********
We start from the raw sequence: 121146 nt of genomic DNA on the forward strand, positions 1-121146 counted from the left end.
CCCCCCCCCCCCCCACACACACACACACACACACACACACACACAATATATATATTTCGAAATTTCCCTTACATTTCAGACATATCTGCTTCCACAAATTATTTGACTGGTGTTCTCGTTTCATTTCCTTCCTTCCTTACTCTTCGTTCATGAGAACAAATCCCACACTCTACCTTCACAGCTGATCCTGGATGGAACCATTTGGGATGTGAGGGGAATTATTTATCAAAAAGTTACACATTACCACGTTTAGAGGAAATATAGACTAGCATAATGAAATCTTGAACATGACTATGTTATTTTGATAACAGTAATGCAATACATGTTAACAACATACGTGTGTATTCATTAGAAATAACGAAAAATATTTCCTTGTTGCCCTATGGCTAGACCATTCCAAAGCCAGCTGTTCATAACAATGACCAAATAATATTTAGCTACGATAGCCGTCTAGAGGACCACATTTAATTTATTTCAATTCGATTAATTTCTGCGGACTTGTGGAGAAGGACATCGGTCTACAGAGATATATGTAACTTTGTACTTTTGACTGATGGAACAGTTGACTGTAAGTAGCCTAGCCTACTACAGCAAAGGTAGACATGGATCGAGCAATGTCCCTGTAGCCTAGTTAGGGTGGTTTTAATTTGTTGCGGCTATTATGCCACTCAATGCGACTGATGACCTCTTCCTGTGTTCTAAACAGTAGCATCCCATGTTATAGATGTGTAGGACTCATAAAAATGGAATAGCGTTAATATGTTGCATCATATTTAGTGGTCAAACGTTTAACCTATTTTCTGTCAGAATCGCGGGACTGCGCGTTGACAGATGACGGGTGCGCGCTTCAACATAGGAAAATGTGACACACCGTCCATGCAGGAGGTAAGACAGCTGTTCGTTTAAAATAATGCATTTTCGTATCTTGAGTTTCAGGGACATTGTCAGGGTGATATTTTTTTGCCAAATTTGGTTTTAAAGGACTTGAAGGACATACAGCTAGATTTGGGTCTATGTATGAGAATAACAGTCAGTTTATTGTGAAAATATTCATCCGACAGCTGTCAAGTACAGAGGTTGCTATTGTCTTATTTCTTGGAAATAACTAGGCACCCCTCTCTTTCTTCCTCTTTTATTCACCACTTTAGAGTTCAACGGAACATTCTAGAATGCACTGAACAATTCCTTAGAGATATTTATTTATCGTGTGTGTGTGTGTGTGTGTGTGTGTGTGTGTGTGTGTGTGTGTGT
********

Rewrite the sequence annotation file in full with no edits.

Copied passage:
We start from the raw sequence: 121146 nt of genomic DNA on the forward strand, positions 1-121146 counted from the left end.
CCCCCCCCCCCCCCACACACACACACACACACACACACACACACAATATATATATTTCGAAATTTCCCTTACATTTCAGACATATCTGCTTCCACAAATTATTTGACTGGTGTTCTCGTTTCATTTCCTTCCTTCCTTACTCTTCGTTCATGAGAACAAATCCCACACTCTACCTTCACAGCTGATCCTGGATGGAACCATTTGGGATGTGAGGGGAATTATTTATCAAAAAGTTACACATTACCACGTTTAGAGGAAATATAGACTAGCATAATGAAATCTTGAACATGACTATGTTATTTTGATAACAGTAATGCAATACATGTTAACAACATACGTGTGTATTCATTAGAAATAACGAAAAATATTTCCTTGTTGCCCTATGGCTAGACCATTCCAAAGCCAGCTGTTCATAACAATGACCAAATAATATTTAGCTACGATAGCCGTCTAGAGGACCACATTTAATTTATTTCAATTCGATTAATTTCTGCGGACTTGTGGAGAAGGACATCGGTCTACAGAGATATATGTAACTTTGTACTTTTGACTGATGGAACAGTTGACTGTAAGTAGCCTAGCCTACTACAGCAAAGGTAGACATGGATCGAGCAATGTCCCTGTAGCCTAGTTAGGGTGGTTTTAATTTGTTGCGGCTATTATGCCACTCAATGCGACTGATGACCTCTTCCTGTGTTCTAAACAGTAGCATCCCATGTTATAGATGTGTAGGACTCATAAAAATGGAATAGCGTTAATATGTTGCATCATATTTAGTGGTCAAACGTTTAACCTATTTTCTGTCAGAATCGCGGGACTGCGCGTTGACAGATGACGGGTGCGCGCTTCAACATAGGAAAATGTGACACACCGTCCATGCAGGAGGTAAGACAGCTGTTCGTTTAAAATAATGCATTTTCGTATCTTGAGTTTCAGGGACATTGTCAGGGTGATATTTTTTTGCCAAATTTGGTTTTAAAGGACTTGAAGGACATACAGCTAGATTTGGGTCTATGTATGAGAATAACAGTCAGTTTATTGTGAAAATATTCATCCGACAGCTGTCAAGTACAGAGGTTGCTATTGTCTTATTTCTTGGAAATAACTAGGCACCCCTCTCTTTCTTCCTCTTTTATTCACCACTTTAGAGTTCAACGGAACATTCTAGAATGCACTGAACAATTCCTTAGAGATATTTATTTATCGTGTGTGTGTGTGTGTGTGTGTGTGTGTGTGTGTGTGTGTGTGTGT